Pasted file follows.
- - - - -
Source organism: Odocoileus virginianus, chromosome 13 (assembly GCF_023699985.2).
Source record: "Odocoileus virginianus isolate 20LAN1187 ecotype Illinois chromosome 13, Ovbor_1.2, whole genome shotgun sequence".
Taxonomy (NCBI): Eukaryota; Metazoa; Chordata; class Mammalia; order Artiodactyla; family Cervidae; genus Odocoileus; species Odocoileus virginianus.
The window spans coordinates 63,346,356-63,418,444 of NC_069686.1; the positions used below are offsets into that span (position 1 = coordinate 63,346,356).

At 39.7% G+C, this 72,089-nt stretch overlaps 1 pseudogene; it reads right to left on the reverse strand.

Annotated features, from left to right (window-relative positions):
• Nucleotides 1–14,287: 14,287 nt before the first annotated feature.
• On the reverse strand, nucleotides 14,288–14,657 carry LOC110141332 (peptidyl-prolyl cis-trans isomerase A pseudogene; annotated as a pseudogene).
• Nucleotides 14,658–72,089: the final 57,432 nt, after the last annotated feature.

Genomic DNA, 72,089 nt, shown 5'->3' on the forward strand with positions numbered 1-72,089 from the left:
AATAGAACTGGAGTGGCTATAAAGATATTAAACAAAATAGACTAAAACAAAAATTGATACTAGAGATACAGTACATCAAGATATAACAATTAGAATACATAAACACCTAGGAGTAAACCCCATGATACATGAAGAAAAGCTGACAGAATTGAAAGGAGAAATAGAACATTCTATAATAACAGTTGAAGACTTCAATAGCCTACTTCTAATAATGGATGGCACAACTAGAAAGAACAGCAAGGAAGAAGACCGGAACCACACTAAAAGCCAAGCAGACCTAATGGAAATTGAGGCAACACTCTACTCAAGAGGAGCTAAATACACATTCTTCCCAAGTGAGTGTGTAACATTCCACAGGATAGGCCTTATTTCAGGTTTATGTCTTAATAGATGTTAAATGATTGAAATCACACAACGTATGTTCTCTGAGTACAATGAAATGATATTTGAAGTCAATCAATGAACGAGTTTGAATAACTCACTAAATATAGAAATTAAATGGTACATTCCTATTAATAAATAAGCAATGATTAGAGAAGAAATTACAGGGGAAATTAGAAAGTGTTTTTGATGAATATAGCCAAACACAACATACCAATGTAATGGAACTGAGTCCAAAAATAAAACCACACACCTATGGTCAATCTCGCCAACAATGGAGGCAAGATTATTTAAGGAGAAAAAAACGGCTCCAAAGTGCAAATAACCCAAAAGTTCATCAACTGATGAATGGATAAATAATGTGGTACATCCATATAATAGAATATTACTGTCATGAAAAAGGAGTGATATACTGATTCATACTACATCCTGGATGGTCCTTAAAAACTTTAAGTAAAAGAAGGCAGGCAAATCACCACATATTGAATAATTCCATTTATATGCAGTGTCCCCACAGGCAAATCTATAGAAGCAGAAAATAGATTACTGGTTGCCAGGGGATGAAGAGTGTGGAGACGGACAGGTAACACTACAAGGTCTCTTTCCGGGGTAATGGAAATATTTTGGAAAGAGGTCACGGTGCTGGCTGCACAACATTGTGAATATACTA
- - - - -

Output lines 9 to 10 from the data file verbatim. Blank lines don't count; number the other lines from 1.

• Nucleotides 14,658–72,089: the final 57,432 nt, after the last annotated feature.

Genomic DNA, 72,089 nt, shown 5'->3' on the forward strand with positions numbered 1-72,089 from the left: